Lowe had this to say on his podcast: “Enough people have asked me what I’ve heard about Blake Griffin and how he’s looking, that I think Detroit is gonna have a market for him. I don’t think it’s gonna be strong, but I think there is still interest in what he can do to help you win.” I also have heard a little noise about Griffin’s health and availability. Now, I don’t get the sense the Pistons are eager to trade him just to trade him. From all accounts, the knee injury that forced him to miss most of last season has healed and he’s feeling fine. The last time we saw Griffin with two working knees, he was All-NBA and one of the league’s 20 best players. The Pistons don’t want to be a doormat, and they appear to be confident he still has good basketball left in him, with only two years left on his deal.
I also have heard a little noise about Griffin’s health and availability. Now, I don’t get the sense the Pistons are eager to trade him just to trade him. From all accounts, the knee injury that forced him to miss most of last season has healed and he’s feeling fine. The last time we saw Griffin with two working knees, he was All-NBA and one of the league’s 20 best players. The Pistons don’t want to be a doormat, and they appear to be confident he still has good basketball left in him, with only two years left on his deal.
Still, no one on this roster is untouchable, and finding a partner for a Griffin trade might not be as challenging as it may have seemed even two months ago. Many teams have a championship or playoff window on which they’d like to capitalize, and others may be looking to return to relevancy. The Pistons are one of the few teams with cap space this offseason, so they could receive calls on Griffin’s availability.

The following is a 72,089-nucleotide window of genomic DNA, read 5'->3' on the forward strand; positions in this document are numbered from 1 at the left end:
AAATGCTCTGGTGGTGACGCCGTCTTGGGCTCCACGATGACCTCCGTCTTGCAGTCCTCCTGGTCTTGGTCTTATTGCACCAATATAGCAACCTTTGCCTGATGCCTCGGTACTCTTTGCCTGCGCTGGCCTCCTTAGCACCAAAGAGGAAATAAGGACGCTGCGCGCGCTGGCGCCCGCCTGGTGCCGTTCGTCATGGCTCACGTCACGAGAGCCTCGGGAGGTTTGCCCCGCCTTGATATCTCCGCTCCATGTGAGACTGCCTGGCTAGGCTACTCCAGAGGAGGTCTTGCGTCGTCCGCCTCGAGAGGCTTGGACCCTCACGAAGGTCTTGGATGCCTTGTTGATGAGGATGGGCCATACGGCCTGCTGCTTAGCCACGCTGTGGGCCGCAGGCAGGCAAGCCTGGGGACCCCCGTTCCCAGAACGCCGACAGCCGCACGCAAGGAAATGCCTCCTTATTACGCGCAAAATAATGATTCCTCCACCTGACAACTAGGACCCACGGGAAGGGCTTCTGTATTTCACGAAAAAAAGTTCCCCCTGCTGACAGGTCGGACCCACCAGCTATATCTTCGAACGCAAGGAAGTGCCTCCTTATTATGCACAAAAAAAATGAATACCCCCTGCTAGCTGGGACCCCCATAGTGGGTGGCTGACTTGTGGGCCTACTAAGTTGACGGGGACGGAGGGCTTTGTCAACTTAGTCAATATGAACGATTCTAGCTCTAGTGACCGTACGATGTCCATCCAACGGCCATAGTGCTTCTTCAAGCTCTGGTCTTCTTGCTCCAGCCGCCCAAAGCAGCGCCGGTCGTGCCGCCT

It’s unlikely the Pistons could trade Griffin right now, due to his health and contract. If they could, though, they’d probably have to give up either a first-round pick(s) and/or young players like Kennard and Sekou Doumbouya. Detroit is not in the position to be giving away assets, especially just to get off a contract. The Pistons need more assets, not fewer.
A fresh chapter in Detroit Pistons franchise history is set to be written next season, but new general manager Troy Weaver still sees veteran stars Blake Griffin and Derrick Rose as part of the “plans going forward.” Griffin, 31, is coming off left knee surgery after playing in just 18 games this season. “I’m excited about having the chance to work with Blake,” Weaver, a longtime Oklahoma City Thunder executive, said Monday at his introductory news conference. “Obviously, being in Oklahoma City for the last 12 years, I remember Blake quite well, playing at OU and his family being around there, being from Oklahoma City. So, I’m very familiar with Blake.
That puts Griffin, who has another guaranteed year left on his contract and a player option worth nearly $39 million in 2021-22, in an awkward position. He’s the franchise player, but is also 31, coming off of season-ending surgery and likely exiting his prime years. How does he fit into Detroit’s plans? “That’s up to the front office,” Griffin said in a video conference call Thursday. “Depends on what they want to do and how they want to go about it. At a certain time, at the right time, I’ll have those conversations.”
He appears to be at peace with the possibility of remaining in Detroit for the long haul. Griffin said as long as he’s here, he’ll do whatever the franchise asks. “If I’m on the Detroit Pistons, I’m doing everything I can to prepare to play for them and win games,” Griffin said. “That’s just how you’re wired to play as far as what we do in the offseason, what we’re going to do next year, that’s going to be up to them. Whenever the time is right, we’ll have that conversation.”
It’s impossible for Detroit to indulge in a full-scale rebuild with Griffin’s contract on the books. His trade value at this moment is low. There’s a sense around the league that Detroit would need to attach an asset or two for someone to seriously listen. But if the Pistons do that, their revolving-door problem of punting on assets would persist.
Griffin likely isn’t going anywhere if the Pistons continue to stay the course for the duration of his contract, which expires after 2021-22. If a rebuild is in the cards, though, one would imagine the Pistons try to move his money. According to one league source, Griffin’s value has dipped because of the injury to start the year, the contract and his age, but that source wouldn’t be surprised if a desperate team made a move for his services.